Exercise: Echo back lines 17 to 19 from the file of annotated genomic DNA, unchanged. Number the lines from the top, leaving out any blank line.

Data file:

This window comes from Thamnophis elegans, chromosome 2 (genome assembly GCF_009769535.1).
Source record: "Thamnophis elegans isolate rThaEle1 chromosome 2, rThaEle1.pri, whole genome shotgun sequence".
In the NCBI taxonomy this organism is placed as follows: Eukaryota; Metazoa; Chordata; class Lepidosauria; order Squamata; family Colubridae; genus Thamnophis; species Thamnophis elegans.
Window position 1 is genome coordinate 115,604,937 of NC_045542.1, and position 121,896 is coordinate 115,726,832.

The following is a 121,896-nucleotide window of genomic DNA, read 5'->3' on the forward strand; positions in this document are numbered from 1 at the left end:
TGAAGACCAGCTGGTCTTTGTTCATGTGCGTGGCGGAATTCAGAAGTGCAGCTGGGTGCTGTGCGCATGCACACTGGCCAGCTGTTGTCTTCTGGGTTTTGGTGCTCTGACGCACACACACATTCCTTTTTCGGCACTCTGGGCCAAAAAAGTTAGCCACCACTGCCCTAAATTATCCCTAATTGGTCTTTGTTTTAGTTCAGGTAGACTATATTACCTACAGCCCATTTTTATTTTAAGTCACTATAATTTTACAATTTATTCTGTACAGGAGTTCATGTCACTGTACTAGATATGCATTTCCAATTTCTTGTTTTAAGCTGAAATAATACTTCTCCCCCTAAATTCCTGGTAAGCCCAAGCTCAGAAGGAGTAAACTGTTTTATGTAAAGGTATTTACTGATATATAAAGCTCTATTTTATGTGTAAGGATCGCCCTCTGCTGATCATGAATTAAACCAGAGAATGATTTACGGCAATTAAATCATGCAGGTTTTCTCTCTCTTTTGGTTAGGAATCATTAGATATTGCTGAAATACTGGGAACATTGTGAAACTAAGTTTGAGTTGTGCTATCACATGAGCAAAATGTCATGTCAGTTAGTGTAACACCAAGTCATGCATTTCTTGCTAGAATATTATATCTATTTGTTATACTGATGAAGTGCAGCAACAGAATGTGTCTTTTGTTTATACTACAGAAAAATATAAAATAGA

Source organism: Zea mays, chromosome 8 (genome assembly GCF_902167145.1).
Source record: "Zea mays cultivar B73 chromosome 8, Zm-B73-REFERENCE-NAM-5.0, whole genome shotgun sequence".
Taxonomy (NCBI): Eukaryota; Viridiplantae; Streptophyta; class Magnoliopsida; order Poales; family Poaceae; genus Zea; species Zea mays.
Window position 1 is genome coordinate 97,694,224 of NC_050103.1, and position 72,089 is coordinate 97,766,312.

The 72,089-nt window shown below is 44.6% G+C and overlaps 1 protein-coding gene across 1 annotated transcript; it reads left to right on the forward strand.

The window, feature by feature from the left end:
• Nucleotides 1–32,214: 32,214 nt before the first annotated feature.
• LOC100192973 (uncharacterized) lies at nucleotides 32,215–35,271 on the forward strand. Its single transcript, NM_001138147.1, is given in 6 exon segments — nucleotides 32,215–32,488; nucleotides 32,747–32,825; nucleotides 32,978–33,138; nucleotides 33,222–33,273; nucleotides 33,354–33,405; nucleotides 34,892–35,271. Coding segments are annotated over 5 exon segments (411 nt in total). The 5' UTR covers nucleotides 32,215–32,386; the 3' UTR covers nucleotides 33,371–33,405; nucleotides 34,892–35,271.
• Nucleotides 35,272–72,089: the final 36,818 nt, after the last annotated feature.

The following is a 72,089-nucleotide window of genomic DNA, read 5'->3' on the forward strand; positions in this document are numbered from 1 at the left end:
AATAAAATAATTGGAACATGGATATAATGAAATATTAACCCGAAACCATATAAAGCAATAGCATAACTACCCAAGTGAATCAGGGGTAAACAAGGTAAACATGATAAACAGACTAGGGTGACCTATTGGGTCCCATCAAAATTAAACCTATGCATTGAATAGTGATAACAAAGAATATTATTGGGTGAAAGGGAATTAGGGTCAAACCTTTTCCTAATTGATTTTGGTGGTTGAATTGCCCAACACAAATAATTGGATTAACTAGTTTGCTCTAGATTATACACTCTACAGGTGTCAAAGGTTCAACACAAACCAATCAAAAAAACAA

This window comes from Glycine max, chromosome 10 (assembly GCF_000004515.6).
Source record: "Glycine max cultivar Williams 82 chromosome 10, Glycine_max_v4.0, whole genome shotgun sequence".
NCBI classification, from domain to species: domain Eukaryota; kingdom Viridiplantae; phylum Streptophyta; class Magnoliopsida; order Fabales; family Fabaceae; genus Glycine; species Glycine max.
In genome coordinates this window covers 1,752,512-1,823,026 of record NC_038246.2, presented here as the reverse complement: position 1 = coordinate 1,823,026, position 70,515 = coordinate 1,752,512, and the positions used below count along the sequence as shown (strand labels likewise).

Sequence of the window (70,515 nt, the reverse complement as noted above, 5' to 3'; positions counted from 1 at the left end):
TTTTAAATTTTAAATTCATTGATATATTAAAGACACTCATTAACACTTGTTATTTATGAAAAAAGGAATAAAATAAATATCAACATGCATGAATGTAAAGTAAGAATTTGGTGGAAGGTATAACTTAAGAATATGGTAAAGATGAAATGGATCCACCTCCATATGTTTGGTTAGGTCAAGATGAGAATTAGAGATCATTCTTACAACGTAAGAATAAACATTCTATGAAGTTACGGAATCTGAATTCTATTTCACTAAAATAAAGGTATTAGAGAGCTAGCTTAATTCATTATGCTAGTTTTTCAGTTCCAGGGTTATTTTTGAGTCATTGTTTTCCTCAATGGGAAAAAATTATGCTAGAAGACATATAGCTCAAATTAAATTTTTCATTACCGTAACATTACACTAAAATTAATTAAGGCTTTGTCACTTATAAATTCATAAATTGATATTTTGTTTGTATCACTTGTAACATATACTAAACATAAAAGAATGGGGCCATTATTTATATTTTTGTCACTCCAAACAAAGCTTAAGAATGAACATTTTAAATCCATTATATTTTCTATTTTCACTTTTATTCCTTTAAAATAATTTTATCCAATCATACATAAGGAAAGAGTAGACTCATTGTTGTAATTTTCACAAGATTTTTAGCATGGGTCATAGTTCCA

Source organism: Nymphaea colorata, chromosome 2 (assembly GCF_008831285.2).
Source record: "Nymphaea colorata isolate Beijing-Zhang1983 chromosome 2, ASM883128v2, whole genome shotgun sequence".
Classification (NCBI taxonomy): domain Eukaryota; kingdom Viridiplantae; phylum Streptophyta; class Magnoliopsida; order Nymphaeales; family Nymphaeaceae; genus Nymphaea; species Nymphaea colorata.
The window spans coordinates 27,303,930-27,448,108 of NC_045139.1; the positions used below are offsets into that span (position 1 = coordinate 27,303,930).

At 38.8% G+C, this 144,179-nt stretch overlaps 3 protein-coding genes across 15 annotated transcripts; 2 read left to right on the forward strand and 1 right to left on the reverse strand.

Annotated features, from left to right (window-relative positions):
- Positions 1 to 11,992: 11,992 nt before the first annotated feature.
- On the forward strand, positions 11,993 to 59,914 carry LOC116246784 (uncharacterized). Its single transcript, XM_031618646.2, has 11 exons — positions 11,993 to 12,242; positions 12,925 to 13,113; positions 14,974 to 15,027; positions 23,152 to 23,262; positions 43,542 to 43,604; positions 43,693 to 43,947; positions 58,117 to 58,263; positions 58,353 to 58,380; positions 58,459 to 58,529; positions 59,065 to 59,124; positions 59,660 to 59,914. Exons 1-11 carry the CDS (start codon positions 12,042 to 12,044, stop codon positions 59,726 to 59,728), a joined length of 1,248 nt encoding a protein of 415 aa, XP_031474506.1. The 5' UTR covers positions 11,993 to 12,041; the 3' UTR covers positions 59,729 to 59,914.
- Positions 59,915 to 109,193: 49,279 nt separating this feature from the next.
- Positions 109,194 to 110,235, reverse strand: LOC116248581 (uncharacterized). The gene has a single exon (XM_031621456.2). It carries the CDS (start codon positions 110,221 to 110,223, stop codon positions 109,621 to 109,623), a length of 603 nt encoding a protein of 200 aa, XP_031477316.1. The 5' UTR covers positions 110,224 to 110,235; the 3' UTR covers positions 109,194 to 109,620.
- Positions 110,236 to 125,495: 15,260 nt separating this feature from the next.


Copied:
AATAAAATAATTGGAACATGGATATAATGAAATATTAACCCGAAACCATATAAAGCAATAGCATAACTACCCAAGTGAATCAGGGGTAAACAAGGTAAACATGATAAACAGACTAGGGTGACCTATTGGGTCCCATCAAAATTAAACCTATGCATTGAATAGTGATAACAAAGAATATTATTGGGTGAAAGGGAATTAGGGTCAAACCTTTTCCTAATTGATTTTGGTGGTTGAATTGCCCAACACAAATAATTGGATTAACTAGTTTGCTCTAGATTATACACTCTACAGGTGTCAAAGGTTCAACACAAACCAATCAAAAAAACAA

This window comes from Glycine max, chromosome 10 (assembly GCF_000004515.6).
Source record: "Glycine max cultivar Williams 82 chromosome 10, Glycine_max_v4.0, whole genome shotgun sequence".